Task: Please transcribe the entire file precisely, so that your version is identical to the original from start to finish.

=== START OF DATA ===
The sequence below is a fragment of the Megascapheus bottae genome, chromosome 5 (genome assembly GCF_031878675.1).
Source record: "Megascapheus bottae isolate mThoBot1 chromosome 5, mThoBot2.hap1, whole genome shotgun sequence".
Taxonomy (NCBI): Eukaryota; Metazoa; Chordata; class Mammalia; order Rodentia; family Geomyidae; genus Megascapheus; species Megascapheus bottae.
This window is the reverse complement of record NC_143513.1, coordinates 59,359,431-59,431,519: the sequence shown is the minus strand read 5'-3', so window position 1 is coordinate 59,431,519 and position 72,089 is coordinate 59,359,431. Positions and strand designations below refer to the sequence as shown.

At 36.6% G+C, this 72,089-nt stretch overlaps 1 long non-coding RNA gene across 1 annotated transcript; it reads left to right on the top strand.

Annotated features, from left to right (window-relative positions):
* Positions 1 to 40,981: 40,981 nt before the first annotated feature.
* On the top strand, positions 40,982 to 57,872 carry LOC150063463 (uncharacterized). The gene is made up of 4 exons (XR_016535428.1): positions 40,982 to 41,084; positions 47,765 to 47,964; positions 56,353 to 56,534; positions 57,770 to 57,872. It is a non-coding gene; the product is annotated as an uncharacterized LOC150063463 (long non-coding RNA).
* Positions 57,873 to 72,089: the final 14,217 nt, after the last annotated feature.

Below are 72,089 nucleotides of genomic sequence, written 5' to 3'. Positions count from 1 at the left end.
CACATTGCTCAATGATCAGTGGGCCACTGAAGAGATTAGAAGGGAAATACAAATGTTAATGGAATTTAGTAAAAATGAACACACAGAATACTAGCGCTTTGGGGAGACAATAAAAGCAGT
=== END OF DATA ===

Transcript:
The sequence below is a fragment of the Megascapheus bottae genome, chromosome 5 (genome assembly GCF_031878675.1).
Source record: "Megascapheus bottae isolate mThoBot1 chromosome 5, mThoBot2.hap1, whole genome shotgun sequence".
Taxonomy (NCBI): Eukaryota; Metazoa; Chordata; class Mammalia; order Rodentia; family Geomyidae; genus Megascapheus; species Megascapheus bottae.
This window is the reverse complement of record NC_143513.1, coordinates 59,359,431-59,431,519: the sequence shown is the minus strand read 5'-3', so window position 1 is coordinate 59,431,519 and position 72,089 is coordinate 59,359,431. Positions and strand designations below refer to the sequence as shown.

At 36.6% G+C, this 72,089-nt stretch overlaps 1 long non-coding RNA gene across 1 annotated transcript; it reads left to right on the top strand.

Annotated features, from left to right (window-relative positions):
* Positions 1 to 40,981: 40,981 nt before the first annotated feature.
* On the top strand, positions 40,982 to 57,872 carry LOC150063463 (uncharacterized). The gene is made up of 4 exons (XR_016535428.1): positions 40,982 to 41,084; positions 47,765 to 47,964; positions 56,353 to 56,534; positions 57,770 to 57,872. It is a non-coding gene; the product is annotated as an uncharacterized LOC150063463 (long non-coding RNA).
* Positions 57,873 to 72,089: the final 14,217 nt, after the last annotated feature.

Below are 72,089 nucleotides of genomic sequence, written 5' to 3'. Positions count from 1 at the left end.
CACATTGCTCAATGATCAGTGGGCCACTGAAGAGATTAGAAGGGAAATACAAATGTTAATGGAATTTAGTAAAAATGAACACACAGAATACTAGCGCTTTGGGGAGACAATAAAAGCAGT